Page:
Utah lawmakers are considering legislation to delay and effectively repeal Utah’s Medicaid expansion initiative, but Lt. Gov. Spencer Cox said Wednesday that he expects the voter-approved plan to proceed.
Cox’s comments came during a meeting of the Pioneer Park Coalition and in response to an anonymous question about how halting Medicaid expansion could affect progress made with Utah’s homeless population during Operation Rio Grande.
“We don’t think there’s going to be a delay in implementation on Medicaid expansion,” Cox said. “The governor and I are moving forward as if it is going to be implemented under the original timeline, as expected.”
Cox said the outcome of Medicaid legislation would likely not have a direct impact on Operation Rio Grande, as the homeless population was already included in a targeted expansion of Medicaid approved by lawmakers in 2016.
While he expects the expansion to proceed — Proposition 3 received 53 percent of a statewide vote in November — Cox said steps may need to be taken to protect the longer-term sustainability of the program.
“It’s very clear that tax increase [in Prop 3] is not going to cover the entire amount of the expansion,” he said.
Under Proposition 3 — which is set to take effect in April — a state sales tax increase will generate roughly $90 million, which will be combined with $800 million in federal funding to provide health care to 150,000 low-income Utahns, including those earning up to 138 percent of the federal poverty level.
Supporters of the initiative say the funding structure is sufficient to pay for expansion, and that unforeseen costs in the future could be dealt with through budget prioritization.
But Republican state lawmakers have long opposed full expansion, citing the increased cost to the state. And despite the majority vote in favor of Prop 3, Sen. Allen Christensen, R-North Ogden, is preparing legislation to impose enrollment caps and work requirements on beneficiaries, and to delay implementation of the expansion until those changes can be approved by federal Medicaid administrators.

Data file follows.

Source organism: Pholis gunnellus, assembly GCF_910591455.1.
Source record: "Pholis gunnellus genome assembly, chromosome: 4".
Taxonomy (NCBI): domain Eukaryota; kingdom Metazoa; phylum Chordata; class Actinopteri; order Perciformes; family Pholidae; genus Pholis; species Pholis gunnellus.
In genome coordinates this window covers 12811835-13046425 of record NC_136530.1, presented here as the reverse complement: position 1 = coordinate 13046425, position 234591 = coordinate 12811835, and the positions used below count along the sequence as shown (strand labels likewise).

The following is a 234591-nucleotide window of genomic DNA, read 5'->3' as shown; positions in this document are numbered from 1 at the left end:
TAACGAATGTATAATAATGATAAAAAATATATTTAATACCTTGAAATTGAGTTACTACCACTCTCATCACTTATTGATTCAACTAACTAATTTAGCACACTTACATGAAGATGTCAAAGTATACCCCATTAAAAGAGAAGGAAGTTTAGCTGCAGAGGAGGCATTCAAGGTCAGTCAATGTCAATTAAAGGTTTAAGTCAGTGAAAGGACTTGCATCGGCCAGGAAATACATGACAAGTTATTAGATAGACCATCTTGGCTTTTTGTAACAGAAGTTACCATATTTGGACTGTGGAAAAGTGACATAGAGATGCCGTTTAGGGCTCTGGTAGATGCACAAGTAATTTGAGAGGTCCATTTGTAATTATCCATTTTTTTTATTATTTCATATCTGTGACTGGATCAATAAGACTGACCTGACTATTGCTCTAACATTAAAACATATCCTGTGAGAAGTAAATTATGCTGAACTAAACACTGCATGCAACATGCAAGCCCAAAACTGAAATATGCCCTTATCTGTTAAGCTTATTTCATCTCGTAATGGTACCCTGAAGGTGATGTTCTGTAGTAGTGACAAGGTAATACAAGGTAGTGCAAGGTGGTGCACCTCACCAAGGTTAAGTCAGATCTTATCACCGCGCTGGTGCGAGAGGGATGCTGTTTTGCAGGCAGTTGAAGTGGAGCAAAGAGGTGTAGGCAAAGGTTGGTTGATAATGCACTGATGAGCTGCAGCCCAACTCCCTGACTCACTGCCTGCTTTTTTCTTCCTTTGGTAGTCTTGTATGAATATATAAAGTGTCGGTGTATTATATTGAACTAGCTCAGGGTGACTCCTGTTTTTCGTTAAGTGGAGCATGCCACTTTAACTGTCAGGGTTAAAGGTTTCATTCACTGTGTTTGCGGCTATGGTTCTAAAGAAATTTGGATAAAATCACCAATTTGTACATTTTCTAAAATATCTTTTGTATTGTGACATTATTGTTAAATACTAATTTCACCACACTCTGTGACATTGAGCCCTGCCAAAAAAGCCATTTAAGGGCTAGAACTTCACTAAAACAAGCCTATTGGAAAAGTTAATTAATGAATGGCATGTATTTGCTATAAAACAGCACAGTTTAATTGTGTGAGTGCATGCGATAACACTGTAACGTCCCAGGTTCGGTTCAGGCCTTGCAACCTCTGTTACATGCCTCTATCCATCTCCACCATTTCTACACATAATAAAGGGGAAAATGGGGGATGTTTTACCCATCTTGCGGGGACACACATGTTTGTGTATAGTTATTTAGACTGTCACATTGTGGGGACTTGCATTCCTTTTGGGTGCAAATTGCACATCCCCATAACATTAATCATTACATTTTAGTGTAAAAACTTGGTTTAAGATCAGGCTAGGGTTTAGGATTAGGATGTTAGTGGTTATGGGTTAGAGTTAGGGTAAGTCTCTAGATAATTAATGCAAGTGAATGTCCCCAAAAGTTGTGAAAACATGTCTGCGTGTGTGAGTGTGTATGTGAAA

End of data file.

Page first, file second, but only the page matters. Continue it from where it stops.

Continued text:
Christensen’s changes would incorporate the sales tax increase portion of the Medicaid initiative, while reinstating much of a previous partial-expansion plan approved by lawmakers last March that failed to secure a federal waiver before the November vote on Proposition 3. That program would have covered an estimated 70,000 low-income Utahns.
“We are going to implement Medicaid expansion. We are going to implement the sales tax increase to help pay for it,” Christensen told The Tribune last week. “But we have to put some bumpers or guardrails around it so that it isn’t going to break the bank.”
Asked to elaborate on his comments to the Pioneer Park Coalition, Cox said he had not yet seen the specifics of Christensen’s proposal. But he added that there is a concern that future costs of Medicaid expansion could lead to cuts to education and other government programs.
“The governor proposed Healthy Utah, which [was] very similar to expansion with a couple caveats that are important to make sure that we stay within budget,” Cox said.